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Jay Graham
Position: Special Teams Coordinator/Running Backs
Alma Mater: Tennessee '04
Experience: 4 Years

• Jay Graham enters his third season at Florida State in 2015, and second as both the running backs coach and special teams coordinator. The former All-SEC and NFL running back has coached the running backs all three seasons at Florida State, including current NFL players Karlos Williams (Buffalo Bills), Devonta Freeman (Atlanta Falcons) and James Wilder Jr. (Cincinnati Bengals).

• Williams was selected by the Bills in the fifth round of the 2015 Draft, completing an impressive transition from safety to running back under the guidance of Graham. Freeman was a fourth-round selection by the Falcons in 2014 and is expected to compete for the starting job this fall. Wilder enters his second season with the Bengals after signing with the club as a free agent in 2014.

• Graham also coached South Carolina running back Marcus Lattimore, who posted consecutive 1,000-yard rushing seasons, before being selected by the San Francisco 49ers in the fourth round of the 2013 NFL Draft.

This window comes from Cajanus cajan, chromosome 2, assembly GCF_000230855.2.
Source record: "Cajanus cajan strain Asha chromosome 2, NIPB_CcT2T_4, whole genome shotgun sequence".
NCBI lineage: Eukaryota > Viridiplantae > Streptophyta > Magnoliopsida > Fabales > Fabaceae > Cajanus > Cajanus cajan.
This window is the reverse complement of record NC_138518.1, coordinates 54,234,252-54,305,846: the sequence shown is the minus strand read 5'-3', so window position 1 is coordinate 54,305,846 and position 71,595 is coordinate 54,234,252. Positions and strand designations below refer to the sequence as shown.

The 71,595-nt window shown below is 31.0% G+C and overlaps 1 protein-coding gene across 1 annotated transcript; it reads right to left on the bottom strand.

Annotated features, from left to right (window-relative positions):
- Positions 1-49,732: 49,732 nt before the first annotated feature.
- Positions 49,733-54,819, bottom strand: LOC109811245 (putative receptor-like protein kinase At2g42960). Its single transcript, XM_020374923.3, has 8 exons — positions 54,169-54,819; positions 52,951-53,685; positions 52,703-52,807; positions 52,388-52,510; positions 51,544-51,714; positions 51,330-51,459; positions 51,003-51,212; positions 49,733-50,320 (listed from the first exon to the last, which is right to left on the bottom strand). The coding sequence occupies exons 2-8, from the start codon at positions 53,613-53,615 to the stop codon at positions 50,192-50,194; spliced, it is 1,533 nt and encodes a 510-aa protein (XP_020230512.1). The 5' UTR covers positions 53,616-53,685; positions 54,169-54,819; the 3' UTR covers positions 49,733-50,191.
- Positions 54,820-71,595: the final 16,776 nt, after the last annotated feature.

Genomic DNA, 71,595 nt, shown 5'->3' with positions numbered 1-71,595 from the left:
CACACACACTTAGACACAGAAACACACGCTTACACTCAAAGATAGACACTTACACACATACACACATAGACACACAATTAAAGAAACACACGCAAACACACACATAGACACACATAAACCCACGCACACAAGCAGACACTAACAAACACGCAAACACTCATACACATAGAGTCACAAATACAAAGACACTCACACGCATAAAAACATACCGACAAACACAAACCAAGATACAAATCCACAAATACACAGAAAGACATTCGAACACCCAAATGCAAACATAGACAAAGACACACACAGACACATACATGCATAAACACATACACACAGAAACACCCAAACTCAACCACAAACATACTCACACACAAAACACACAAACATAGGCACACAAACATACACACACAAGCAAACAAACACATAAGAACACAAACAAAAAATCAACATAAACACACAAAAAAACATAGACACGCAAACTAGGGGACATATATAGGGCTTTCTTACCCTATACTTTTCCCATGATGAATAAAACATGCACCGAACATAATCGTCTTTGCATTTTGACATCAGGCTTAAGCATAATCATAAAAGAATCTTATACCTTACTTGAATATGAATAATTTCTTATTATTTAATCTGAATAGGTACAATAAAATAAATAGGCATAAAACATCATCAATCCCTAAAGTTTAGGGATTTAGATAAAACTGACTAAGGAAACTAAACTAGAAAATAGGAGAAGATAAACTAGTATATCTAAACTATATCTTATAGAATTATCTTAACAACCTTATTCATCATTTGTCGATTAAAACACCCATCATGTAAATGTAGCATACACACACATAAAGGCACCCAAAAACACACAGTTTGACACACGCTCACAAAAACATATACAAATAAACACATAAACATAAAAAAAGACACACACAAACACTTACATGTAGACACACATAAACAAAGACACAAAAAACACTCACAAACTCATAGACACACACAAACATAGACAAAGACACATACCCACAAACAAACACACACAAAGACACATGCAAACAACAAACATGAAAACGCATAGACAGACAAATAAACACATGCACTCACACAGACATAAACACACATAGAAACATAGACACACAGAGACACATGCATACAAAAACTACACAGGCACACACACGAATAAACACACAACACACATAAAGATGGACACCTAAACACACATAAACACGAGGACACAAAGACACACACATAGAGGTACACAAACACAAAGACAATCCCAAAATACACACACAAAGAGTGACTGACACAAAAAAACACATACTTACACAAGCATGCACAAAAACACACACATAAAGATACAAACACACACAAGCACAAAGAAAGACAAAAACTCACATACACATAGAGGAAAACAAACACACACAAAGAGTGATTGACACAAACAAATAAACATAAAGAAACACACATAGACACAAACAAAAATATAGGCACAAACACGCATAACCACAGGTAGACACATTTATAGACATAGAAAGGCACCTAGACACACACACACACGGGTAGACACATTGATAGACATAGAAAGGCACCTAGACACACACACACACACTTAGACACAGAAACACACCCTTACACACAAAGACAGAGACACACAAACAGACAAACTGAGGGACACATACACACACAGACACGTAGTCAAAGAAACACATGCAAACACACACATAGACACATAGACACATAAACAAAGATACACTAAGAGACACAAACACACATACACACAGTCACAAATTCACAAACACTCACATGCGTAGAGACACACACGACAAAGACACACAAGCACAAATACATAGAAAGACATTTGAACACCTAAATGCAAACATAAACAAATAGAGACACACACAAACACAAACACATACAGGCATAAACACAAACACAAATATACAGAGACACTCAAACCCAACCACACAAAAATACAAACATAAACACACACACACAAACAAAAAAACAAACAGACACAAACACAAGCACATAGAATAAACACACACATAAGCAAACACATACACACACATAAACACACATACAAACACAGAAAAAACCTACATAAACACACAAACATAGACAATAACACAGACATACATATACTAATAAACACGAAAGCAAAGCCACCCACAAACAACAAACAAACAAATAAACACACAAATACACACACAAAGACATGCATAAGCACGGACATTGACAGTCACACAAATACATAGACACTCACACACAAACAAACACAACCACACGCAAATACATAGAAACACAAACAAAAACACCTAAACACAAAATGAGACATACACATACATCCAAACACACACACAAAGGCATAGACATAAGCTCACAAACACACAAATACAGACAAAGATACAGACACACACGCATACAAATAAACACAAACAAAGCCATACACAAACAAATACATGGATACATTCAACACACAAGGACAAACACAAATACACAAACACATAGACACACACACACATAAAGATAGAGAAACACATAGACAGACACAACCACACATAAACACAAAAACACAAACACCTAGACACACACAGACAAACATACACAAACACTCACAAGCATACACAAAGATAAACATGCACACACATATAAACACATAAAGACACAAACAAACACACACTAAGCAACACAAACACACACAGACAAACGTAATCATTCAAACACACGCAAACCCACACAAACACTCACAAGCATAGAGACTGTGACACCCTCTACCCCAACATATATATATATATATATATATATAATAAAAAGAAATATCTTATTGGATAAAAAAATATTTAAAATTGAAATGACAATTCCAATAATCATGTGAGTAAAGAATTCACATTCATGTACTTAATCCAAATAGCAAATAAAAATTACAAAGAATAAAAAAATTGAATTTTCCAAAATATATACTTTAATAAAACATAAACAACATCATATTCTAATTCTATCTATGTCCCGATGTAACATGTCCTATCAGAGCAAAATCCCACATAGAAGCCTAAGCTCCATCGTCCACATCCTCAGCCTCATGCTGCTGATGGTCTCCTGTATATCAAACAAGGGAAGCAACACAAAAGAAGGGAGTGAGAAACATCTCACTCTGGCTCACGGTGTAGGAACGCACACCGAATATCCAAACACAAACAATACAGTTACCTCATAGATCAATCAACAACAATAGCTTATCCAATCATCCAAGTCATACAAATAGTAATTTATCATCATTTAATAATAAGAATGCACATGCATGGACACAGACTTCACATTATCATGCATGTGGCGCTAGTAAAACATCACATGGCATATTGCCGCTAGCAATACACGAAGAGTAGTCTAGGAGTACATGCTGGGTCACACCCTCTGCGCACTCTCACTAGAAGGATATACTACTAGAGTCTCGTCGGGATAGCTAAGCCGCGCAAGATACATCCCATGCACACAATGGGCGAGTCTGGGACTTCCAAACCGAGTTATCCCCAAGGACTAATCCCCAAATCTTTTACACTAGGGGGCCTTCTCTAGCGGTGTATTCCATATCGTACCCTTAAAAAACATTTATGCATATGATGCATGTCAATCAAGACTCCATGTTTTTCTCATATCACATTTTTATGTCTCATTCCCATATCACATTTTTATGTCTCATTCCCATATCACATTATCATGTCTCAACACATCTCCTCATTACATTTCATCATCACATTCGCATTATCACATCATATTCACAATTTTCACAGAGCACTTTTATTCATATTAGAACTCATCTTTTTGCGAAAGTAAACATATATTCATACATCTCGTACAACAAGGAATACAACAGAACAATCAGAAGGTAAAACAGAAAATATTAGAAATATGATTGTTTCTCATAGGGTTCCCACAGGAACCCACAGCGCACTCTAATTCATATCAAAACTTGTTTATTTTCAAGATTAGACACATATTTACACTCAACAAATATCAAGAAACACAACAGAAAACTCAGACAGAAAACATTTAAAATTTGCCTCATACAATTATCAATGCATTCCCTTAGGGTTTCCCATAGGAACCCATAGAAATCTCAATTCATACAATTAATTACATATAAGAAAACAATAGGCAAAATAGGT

• A native of Concord, N.C., Graham was a standout All-SEC running back from 1993-96 at Tennessee, rushing for 2,609 yards and totaling 14 career 100-yard games. Graham earned All-SEC second team honors as both a junior and a senior and helped the Vols to three bowl victories.

• Following his successful career at Tennessee, Graham was a third-round pick of the Baltimore Ravens in 1997. He spent six seasons in the NFL with Baltimore, Seattle, and Green Bay.

• Graham has spent ten years coaching, including three seasons in the SEC at South Carolina and two at his alma mater Tennessee, where he was one of the most productive rushers in the history of the Volunteers. He began his coaching career in 2005 as a graduate assistant with the Vols before returning in 2012 as the running backs coach.

• Graham has lost just one game since joining the Seminoles in 2013, guiding the Seminoles to 27 consecutive victories to open his career with Florida State. Over that time, the Seminoles have had two running backs drafted to the NFL, while 2014’s leading rusher Dalvin Cook became the first Seminole freshman to gain over 1,000 yards in a season.

• Thanks to a limited work load early in the season, Cook was his strongest in the Seminoles biggest games of 2014, gaining over 100 yards in the final three games of the season against in-state rival Florida (144), Georgia Tech in the ACC Championship (177), and Oregon in the Rose Bowl (103). He finished with eight rushing touchdowns on the season, including two each in big second-half comebacks against Louisville (9 rushes for 110 yards) and Miami (7-92). Cook joined Freeman as 1,000-yard rushers under Graham, the first Seminoles since Warrick Dunn in 1996 to accomplish the feat.